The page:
We lived under the same roof for less than two months. The short time gave us many answers to the question, “What makes a house a home?” Shared meals and laughter became the foundation. Courage to tell each other our hard life experiences formed a beautiful entryway. Talking while cooking and cleaning side by side put up an internal framework that remains.
Twelve years ago in the little gift shop of St. Mary’s church in Oxford, I found a tray of laminated prayer cards. Assuming “An Ancient Country Prayer” would be about sun and harvest, I was surprised and delighted to read the first line:
Give me good digestion, Lord, and also something to digest . . .
I pounced on it happily — here was a prayer I could relate to. I would not know then, as I drew out my coins, that this prayer card would go with me for the next years to other countries, into married life, into motherhood.
At some point, I notice an anomaly in the sweater — the consequence of knitting while watching TV. I’ve messed up the pattern, miscounted. I consider the damage. How much work would it take to undo four rows of stitches and re-knit? How noticeable is it? In the end, stitch by stitch, I remove the rows. I’ve become quite accomplished at this work of unknitting, even with complicated slipstitches, increases and cables. The piece won’t be perfect (how else would they recognize it as hand-knit?), but I want it to be beautiful.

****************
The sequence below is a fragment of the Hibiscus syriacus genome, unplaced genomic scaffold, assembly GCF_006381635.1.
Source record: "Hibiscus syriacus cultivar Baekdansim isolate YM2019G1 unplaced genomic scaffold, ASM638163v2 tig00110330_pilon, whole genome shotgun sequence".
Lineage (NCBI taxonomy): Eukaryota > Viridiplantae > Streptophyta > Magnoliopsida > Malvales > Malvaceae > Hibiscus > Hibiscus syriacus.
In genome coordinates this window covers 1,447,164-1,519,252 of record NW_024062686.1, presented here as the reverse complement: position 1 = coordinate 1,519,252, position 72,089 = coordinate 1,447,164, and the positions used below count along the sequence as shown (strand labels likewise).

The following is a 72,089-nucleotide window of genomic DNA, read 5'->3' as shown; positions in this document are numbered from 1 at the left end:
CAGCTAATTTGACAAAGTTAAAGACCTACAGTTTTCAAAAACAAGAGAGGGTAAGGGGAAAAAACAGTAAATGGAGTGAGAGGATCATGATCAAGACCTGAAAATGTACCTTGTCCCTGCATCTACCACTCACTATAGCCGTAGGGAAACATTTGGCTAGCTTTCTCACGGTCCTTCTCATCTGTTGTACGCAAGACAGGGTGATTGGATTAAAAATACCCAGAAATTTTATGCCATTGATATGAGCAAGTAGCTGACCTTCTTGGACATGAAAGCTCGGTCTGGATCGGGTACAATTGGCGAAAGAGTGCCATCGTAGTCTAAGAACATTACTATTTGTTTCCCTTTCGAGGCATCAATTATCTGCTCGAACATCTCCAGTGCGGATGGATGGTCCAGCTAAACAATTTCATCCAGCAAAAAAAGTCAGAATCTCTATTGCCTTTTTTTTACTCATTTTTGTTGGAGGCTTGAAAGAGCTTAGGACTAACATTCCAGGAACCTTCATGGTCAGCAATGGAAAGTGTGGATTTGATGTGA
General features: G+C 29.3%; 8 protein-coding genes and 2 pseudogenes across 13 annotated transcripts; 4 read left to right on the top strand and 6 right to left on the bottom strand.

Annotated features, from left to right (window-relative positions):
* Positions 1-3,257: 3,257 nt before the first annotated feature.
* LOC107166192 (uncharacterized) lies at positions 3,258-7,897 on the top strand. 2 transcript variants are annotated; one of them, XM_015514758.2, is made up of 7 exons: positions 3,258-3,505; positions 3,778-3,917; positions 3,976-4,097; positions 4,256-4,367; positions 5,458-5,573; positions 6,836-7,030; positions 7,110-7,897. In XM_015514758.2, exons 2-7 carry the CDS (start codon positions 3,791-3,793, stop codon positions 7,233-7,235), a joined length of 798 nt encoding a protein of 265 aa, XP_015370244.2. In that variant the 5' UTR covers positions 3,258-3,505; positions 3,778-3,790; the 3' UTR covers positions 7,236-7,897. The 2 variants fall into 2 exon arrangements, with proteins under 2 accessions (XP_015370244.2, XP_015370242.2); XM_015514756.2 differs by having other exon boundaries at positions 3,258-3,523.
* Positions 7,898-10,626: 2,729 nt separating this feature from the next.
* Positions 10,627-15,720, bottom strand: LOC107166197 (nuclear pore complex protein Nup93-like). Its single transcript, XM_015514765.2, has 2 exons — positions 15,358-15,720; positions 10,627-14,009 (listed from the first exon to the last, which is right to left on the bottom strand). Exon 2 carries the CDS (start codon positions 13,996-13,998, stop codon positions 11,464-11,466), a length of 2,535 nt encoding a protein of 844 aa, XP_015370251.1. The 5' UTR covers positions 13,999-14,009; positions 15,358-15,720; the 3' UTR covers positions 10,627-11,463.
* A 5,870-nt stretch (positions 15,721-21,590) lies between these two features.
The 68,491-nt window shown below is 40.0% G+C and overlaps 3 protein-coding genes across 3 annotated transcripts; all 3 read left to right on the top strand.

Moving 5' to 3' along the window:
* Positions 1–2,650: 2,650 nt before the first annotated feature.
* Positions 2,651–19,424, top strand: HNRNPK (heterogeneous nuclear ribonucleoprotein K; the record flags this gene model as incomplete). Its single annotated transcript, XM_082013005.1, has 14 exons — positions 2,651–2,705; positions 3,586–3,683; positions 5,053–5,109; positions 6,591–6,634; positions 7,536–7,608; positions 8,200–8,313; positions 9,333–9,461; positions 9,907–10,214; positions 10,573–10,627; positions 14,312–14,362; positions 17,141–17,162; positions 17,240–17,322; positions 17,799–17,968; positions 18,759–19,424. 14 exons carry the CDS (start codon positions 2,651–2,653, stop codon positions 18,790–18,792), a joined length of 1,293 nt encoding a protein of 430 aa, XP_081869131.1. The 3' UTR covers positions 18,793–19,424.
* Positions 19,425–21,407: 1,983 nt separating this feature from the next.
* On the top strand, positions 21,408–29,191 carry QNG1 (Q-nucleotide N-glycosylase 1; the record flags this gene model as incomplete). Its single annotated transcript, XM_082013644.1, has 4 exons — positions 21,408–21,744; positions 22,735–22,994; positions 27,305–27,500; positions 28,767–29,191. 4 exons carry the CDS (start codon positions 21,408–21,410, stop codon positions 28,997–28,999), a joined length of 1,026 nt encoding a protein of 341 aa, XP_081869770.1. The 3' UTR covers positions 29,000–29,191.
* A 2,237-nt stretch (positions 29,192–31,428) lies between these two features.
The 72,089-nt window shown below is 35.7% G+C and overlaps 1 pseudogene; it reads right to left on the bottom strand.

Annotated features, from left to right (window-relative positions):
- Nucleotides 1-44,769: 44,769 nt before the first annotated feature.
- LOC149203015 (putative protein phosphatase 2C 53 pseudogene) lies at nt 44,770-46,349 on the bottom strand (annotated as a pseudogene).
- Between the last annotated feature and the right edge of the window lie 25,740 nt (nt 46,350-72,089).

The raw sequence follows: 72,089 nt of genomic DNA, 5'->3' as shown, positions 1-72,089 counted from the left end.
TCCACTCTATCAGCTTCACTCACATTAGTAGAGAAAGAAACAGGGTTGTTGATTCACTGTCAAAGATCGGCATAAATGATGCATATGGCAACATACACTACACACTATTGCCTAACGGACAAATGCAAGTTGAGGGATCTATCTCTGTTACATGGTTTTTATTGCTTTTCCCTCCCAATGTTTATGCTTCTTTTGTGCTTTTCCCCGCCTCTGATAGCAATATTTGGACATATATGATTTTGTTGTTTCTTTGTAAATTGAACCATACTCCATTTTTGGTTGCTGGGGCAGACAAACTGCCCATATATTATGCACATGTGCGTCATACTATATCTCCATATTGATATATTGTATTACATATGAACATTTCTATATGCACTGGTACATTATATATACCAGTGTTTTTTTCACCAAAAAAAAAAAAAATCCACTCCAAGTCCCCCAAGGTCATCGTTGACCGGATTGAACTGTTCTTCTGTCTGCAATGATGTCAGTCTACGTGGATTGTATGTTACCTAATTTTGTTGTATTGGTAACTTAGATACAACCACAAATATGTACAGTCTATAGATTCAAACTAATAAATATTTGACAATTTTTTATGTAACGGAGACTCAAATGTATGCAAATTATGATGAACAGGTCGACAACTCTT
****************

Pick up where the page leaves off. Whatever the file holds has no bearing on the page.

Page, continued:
Philip woke at eight the next morning and started the percolator. Around nine we decided that we wanted to treat everyone to coffee in their rooms, so I assembled the trays with pretty mugs and sprigs of holly and cream and sugar and, each carrying one, we ascended the stairs, grinning at one another like children. We delivered their coffee with bright greetings, and Philip started the fires in their rooms so that they could relax in bed for a while before breakfast. I told them we would eat in an hour: already the sacrosanct aromas of my mother’s Christmas Morning Breakfast Casserole, reserved for only the most special of occasions, was filling the air with invitation.
We love the idea of a room full of shelves, but surely the books want to be read, to be out in the world making connections. Do they whisper to the reader who gets lost between the shelves and then between the pages? And do the readers whisper back with each turn of the page? As a reader myself, I know how books have changed me. So likewise,does a book come back to the shelf somehow changed by the person who read it?
I have to believe that it does. A book that has been read and loved by a long chain of readers must carry that love with it until it simply falls apart.